Transferring responsibility from the DWP to the new agency would have been complex task; that has been avoided. Paying a supplement weekly or monthly would involve constantly passing information back and forth; that has been avoided, too. However, the decision will have some substantive implications. Currently Carers Allowance is not actually paid to many people who are nominally entitled; that will still be true. Claiming Carers Allowance may have negative effects on a disabled person’s entitlement to the severe disability premium; that will still be true. There had been talk of extending the benefit to younger people or those in full time education; it looks like that is not going to happen. So, for the while at least, the decision is going to lock the basis of payment a little more firmly to the status quo.
The SNP have published their manifesto today. They don’t pretend that they’re going to be the next government, but they do represent themselves as an active opposition – more, they suggest with some justice, than might be said for some other parties in Parliament. The principles are clear and strong: they’re opposed to austerity, they want to take action on poverty and inequality, they want to safeguard Britain’s position in the single market and they want to support public services. They’re unusual in treating social security as a major issue – sanctions, the rape clause, pensions, the bedroom tax and the benefits freeze. And, despite the hollow accusations from opposing parties in Scotland about the SNP’s supposed ‘obsession’, there’s nothing here about independence.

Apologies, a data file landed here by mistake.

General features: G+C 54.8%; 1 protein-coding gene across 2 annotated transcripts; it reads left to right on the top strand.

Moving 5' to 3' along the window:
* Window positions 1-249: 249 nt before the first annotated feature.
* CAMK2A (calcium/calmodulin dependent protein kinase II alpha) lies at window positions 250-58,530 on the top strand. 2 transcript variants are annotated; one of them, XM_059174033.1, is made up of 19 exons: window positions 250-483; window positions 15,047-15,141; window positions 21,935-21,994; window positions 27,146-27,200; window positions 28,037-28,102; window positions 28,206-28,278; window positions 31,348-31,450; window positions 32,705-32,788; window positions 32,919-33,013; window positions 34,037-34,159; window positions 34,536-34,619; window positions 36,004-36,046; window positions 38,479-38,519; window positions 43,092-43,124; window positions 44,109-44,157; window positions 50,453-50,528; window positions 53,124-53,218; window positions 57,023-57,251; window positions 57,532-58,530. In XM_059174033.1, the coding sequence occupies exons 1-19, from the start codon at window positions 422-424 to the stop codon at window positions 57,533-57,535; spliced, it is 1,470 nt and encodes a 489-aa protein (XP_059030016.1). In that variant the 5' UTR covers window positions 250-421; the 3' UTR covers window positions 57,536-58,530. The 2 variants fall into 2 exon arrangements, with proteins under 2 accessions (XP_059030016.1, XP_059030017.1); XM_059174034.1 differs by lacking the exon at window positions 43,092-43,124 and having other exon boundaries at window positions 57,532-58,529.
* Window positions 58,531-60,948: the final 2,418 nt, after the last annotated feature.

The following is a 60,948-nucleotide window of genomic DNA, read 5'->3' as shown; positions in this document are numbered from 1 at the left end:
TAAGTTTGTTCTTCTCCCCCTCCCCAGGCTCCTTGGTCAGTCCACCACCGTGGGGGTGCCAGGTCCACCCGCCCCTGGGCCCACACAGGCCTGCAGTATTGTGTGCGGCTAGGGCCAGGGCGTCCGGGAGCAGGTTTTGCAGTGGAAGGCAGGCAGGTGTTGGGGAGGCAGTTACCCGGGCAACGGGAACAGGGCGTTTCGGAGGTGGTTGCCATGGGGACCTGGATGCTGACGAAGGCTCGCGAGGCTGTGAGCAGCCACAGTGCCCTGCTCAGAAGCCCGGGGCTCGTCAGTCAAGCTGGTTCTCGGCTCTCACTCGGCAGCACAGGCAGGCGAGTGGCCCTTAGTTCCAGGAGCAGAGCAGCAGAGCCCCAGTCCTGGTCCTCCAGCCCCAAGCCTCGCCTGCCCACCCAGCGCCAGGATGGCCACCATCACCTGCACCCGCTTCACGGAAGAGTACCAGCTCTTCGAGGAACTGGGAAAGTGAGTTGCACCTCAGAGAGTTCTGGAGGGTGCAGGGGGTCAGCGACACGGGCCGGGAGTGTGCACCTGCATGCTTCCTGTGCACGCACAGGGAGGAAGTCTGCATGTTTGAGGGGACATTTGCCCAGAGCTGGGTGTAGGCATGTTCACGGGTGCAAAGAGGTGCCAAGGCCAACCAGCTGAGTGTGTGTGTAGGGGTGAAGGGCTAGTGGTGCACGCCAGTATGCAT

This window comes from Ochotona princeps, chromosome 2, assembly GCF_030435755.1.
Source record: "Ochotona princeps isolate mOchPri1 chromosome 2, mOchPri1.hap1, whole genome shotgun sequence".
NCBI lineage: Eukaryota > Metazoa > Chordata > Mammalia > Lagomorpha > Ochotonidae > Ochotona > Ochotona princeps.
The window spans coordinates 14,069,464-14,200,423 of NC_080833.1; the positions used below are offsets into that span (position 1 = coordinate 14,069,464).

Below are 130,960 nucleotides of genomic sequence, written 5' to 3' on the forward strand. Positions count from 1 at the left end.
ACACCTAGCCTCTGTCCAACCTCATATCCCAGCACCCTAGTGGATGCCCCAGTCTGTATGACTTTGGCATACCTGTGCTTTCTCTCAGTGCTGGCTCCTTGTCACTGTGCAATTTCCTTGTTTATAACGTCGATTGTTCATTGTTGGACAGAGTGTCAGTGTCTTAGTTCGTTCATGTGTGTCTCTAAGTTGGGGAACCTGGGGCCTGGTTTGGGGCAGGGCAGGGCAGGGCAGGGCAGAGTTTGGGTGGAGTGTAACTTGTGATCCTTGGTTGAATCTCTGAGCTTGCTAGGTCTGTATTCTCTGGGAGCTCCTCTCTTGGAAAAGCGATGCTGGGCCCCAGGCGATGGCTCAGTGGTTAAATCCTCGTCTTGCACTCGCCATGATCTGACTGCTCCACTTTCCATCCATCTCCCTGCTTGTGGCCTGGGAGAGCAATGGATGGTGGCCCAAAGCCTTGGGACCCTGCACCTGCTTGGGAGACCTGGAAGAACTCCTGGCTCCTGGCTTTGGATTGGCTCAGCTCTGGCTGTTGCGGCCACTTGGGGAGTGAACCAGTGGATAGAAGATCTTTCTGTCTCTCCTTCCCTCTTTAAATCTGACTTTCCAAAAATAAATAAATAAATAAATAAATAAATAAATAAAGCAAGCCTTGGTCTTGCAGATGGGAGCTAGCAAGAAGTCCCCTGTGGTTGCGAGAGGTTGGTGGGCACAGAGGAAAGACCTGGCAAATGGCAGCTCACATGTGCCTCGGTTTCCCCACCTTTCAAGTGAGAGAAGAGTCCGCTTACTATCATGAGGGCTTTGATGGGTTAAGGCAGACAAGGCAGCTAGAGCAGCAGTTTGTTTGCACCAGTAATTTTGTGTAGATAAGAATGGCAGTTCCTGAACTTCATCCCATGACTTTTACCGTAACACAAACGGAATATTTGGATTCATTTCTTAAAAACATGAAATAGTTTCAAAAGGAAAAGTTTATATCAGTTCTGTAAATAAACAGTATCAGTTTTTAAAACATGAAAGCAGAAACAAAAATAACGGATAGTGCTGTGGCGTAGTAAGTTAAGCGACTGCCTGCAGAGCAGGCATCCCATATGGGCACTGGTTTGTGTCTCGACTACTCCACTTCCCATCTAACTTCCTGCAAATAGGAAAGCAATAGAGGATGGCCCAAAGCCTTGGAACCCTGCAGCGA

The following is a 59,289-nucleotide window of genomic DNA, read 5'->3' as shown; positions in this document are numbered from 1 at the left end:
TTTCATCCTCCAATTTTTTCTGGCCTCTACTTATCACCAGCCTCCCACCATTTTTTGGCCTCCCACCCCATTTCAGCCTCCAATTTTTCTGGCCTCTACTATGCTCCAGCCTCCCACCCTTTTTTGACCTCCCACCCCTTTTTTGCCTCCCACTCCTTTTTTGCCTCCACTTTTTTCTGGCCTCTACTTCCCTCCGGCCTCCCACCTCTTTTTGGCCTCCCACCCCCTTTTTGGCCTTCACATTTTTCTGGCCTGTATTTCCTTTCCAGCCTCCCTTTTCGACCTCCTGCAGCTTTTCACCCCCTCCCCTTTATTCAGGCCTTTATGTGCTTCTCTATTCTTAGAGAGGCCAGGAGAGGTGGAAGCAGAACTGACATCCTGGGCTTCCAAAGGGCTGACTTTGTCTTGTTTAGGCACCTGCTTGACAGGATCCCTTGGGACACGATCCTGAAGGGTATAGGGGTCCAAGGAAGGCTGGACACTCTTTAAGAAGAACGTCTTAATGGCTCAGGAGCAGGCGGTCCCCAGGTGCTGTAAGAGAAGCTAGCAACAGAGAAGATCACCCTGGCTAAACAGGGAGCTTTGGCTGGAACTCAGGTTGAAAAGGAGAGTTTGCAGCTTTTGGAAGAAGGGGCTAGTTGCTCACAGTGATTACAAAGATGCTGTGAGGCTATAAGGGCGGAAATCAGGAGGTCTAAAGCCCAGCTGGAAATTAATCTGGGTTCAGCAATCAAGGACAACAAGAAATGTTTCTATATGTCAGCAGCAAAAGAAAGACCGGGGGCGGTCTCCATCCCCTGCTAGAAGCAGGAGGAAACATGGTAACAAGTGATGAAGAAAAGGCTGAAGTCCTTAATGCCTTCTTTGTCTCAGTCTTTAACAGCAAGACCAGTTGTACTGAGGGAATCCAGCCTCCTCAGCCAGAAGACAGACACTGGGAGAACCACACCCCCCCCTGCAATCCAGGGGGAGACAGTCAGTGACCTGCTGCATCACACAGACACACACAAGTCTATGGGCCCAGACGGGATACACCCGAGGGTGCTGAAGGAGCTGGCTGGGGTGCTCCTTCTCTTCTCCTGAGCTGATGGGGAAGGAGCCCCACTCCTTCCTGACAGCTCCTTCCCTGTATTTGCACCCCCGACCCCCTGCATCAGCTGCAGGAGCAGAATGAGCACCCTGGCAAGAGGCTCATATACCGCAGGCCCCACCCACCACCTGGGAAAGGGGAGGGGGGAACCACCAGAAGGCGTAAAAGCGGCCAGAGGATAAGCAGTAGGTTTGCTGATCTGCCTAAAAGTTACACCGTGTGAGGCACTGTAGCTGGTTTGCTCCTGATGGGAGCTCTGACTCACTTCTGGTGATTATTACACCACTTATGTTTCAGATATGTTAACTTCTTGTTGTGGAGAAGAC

The main point of criticism is a matter of style rather than substance: there’s nothing here that couldn’t have been said within three days of the election announcement. Waiting so long to put out the manifesto tends to imply that it wasn’t seen as much of a priority, and that is a misjudgment. People need something positive to vote for, and this manifesto has something to offer.
The Scottish Government has published an Outline Business Case for its new Social Security Agency. They are opting for
a central agency with enhanced phone and online support, which incorporates face-to-face pre-claims and support services locally in existing public sector locations and with assessments undertaken in a manner that is appropriate for policy choices that will be made as the final business case is progressed.
This is not a great surprise, because the Scottish Government has had a long-established preference for working through centralised agencies, and the case for doing this in a rights-based social security system is stronger than it is in fields which depend more heavily on professional judgment or local adaptation. The Business Case says something about the kind of system they want Scottish social security to be, but the document is still vague about many of the specifics: who the agency will be run by, what the new benefits will be, or how the rules will be decided.